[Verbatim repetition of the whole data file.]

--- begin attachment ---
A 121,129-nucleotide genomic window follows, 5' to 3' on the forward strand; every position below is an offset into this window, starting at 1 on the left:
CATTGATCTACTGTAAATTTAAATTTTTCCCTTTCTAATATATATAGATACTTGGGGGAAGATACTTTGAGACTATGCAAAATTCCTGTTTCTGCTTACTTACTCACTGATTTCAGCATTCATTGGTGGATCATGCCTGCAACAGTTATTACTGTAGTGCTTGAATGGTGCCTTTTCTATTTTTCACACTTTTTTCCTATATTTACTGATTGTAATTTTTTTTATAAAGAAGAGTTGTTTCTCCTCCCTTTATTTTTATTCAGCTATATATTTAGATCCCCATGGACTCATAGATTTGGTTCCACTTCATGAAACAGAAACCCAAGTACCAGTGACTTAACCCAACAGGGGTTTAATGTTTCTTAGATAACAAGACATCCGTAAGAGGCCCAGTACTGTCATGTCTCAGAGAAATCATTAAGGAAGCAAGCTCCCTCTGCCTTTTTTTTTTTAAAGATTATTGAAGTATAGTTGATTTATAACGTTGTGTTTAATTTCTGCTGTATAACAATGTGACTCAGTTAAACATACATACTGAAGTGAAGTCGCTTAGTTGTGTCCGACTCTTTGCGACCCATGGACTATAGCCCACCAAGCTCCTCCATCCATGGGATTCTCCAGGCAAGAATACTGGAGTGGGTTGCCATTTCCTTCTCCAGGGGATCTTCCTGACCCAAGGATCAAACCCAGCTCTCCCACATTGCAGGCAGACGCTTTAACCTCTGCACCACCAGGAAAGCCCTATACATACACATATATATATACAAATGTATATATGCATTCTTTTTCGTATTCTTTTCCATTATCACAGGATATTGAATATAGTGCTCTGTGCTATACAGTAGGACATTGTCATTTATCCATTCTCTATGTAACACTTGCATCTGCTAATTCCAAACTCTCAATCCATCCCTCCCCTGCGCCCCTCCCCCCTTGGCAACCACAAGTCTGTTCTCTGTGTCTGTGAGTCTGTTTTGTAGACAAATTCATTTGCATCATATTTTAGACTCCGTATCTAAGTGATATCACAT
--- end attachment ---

A 121,129-nucleotide genomic window follows, 5' to 3' on the forward strand; every position below is an offset into this window, starting at 1 on the left:
CATTGATCTACTGTAAATTTAAATTTTTCCCTTTCTAATATATATAGATACTTGGGGGAAGATACTTTGAGACTATGCAAAATTCCTGTTTCTGCTTACTTACTCACTGATTTCAGCATTCATTGGTGGATCATGCCTGCAACAGTTATTACTGTAGTGCTTGAATGGTGCCTTTTCTATTTTTCACACTTTTTTCCTATATTTACTGATTGTAATTTTTTTTATAAAGAAGAGTTGTTTCTCCTCCCTTTATTTTTATTCAGCTATATATTTAGATCCCCATGGACTCATAGATTTGGTTCCACTTCATGAAACAGAAACCCAAGTACCAGTGACTTAACCCAACAGGGGTTTAATGTTTCTTAGATAACAAGACATCCGTAAGAGGCCCAGTACTGTCATGTCTCAGAGAAATCATTAAGGAAGCAAGCTCCCTCTGCCTTTTTTTTTTTAAAGATTATTGAAGTATAGTTGATTTATAACGTTGTGTTTAATTTCTGCTGTATAACAATGTGACTCAGTTAAACATACATACTGAAGTGAAGTCGCTTAGTTGTGTCCGACTCTTTGCGACCCATGGACTATAGCCCACCAAGCTCCTCCATCCATGGGATTCTCCAGGCAAGAATACTGGAGTGGGTTGCCATTTCCTTCTCCAGGGGATCTTCCTGACCCAAGGATCAAACCCAGCTCTCCCACATTGCAGGCAGACGCTTTAACCTCTGCACCACCAGGAAAGCCCTATACATACACATATATATATACAAATGTATATATGCATTCTTTTTCGTATTCTTTTCCATTATCACAGGATATTGAATATAGTGCTCTGTGCTATACAGTAGGACATTGTCATTTATCCATTCTCTATGTAACACTTGCATCTGCTAATTCCAAACTCTCAATCCATCCCTCCCCTGCGCCCCTCCCCCCTTGGCAACCACAAGTCTGTTCTCTGTGTCTGTGAGTCTGTTTTGTAGACAAATTCATTTGCATCATATTTTAGACTCCGTATCTAAGTGATATCACAT